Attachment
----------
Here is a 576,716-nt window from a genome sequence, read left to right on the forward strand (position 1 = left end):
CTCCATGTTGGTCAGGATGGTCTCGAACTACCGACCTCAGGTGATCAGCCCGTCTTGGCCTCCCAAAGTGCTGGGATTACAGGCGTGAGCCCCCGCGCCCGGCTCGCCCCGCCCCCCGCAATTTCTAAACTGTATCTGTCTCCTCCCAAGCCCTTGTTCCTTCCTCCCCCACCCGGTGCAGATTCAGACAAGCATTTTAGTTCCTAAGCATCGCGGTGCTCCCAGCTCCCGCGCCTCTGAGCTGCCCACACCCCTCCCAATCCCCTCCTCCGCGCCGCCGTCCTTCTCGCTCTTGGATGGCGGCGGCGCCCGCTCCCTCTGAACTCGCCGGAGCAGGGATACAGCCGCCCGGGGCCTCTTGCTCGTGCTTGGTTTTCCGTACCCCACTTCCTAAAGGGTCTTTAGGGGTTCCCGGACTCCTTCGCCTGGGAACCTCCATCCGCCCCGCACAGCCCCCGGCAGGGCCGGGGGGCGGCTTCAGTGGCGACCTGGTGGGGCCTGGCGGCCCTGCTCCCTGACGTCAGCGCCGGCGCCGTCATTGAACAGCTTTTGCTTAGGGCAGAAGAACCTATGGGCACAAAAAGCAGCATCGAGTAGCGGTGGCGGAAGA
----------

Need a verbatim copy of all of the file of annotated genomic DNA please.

Here is a 576,716-nt window from a genome sequence, read left to right on the forward strand (position 1 = left end):
CTCCATGTTGGTCAGGATGGTCTCGAACTACCGACCTCAGGTGATCAGCCCGTCTTGGCCTCCCAAAGTGCTGGGATTACAGGCGTGAGCCCCCGCGCCCGGCTCGCCCCGCCCCCCGCAATTTCTAAACTGTATCTGTCTCCTCCCAAGCCCTTGTTCCTTCCTCCCCCACCCGGTGCAGATTCAGACAAGCATTTTAGTTCCTAAGCATCGCGGTGCTCCCAGCTCCCGCGCCTCTGAGCTGCCCACACCCCTCCCAATCCCCTCCTCCGCGCCGCCGTCCTTCTCGCTCTTGGATGGCGGCGGCGCCCGCTCCCTCTGAACTCGCCGGAGCAGGGATACAGCCGCCCGGGGCCTCTTGCTCGTGCTTGGTTTTCCGTACCCCACTTCCTAAAGGGTCTTTAGGGGTTCCCGGACTCCTTCGCCTGGGAACCTCCATCCGCCCCGCACAGCCCCCGGCAGGGCCGGGGGGCGGCTTCAGTGGCGACCTGGTGGGGCCTGGCGGCCCTGCTCCCTGACGTCAGCGCCGGCGCCGTCATTGAACAGCTTTTGCTTAGGGCAGAAGAACCTATGGGCACAAAAAGCAGCATCGAGTAGCGGTGGCGGAAGA